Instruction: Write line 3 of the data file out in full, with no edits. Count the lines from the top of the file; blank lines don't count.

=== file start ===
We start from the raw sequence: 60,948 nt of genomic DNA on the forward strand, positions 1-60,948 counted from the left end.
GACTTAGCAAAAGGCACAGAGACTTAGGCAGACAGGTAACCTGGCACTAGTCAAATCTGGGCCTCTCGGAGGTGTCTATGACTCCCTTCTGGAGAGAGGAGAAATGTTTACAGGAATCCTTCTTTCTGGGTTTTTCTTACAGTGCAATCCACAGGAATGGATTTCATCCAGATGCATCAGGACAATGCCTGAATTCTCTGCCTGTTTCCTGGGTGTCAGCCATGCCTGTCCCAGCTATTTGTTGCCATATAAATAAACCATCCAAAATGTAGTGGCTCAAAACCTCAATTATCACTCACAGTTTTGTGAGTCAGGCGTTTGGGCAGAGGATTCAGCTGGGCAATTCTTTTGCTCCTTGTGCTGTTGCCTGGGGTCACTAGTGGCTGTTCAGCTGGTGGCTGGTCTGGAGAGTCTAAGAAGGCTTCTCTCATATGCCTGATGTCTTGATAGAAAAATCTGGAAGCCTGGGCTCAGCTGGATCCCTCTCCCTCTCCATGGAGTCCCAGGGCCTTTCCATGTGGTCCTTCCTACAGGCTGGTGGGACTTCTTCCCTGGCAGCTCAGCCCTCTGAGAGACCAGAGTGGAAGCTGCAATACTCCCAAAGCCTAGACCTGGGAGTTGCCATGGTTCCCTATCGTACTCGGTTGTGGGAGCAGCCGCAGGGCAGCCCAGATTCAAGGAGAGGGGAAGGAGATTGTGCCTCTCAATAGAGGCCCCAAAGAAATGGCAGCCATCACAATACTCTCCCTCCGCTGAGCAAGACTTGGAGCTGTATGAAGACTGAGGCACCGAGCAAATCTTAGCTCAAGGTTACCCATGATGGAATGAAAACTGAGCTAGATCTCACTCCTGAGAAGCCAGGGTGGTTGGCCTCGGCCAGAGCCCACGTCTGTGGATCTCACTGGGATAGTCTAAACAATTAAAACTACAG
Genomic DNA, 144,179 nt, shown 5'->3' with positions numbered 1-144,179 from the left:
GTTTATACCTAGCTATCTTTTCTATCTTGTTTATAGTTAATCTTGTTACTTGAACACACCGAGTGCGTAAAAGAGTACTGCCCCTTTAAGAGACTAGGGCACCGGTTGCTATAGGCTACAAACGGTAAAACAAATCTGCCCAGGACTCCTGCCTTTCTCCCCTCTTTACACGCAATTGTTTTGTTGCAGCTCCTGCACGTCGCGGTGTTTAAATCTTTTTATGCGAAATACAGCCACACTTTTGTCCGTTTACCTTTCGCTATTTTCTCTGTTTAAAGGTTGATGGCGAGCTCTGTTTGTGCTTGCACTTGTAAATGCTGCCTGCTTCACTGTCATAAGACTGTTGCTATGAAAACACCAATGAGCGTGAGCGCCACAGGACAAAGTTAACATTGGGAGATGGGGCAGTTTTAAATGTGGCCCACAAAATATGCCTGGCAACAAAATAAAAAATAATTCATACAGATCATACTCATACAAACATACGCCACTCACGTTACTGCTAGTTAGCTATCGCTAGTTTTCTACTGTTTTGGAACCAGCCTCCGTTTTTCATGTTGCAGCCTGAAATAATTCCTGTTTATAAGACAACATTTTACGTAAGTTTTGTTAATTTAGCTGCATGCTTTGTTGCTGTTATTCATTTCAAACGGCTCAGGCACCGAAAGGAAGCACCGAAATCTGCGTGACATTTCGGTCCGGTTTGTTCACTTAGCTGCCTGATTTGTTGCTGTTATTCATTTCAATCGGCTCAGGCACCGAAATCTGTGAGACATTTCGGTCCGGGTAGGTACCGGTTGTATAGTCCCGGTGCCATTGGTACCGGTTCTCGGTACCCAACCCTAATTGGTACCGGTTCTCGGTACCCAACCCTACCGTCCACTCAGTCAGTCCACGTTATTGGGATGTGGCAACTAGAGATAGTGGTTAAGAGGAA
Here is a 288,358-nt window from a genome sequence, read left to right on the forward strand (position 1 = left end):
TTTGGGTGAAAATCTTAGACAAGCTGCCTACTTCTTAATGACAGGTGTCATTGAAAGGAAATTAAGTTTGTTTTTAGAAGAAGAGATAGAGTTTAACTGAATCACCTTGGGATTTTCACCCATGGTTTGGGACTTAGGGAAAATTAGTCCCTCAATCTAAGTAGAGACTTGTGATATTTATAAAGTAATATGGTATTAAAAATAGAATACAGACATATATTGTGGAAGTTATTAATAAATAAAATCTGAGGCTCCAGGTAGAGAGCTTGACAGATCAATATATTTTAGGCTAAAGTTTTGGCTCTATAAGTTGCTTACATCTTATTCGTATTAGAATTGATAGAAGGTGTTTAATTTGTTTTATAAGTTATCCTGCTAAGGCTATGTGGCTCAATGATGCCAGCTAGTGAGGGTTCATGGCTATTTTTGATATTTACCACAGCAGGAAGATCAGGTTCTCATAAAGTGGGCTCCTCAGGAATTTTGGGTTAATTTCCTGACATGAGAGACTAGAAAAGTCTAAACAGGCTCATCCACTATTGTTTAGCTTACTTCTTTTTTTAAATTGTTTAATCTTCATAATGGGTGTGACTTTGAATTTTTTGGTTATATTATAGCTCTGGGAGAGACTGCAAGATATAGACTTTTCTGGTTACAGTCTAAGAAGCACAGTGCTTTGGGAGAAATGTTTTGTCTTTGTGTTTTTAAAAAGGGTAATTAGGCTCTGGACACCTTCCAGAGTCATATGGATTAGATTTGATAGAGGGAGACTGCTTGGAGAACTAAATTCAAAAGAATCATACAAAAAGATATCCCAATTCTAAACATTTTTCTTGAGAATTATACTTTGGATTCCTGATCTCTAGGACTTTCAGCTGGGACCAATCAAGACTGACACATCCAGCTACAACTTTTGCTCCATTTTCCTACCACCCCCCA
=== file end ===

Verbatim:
Genomic DNA, 144,179 nt, shown 5'->3' with positions numbered 1-144,179 from the left: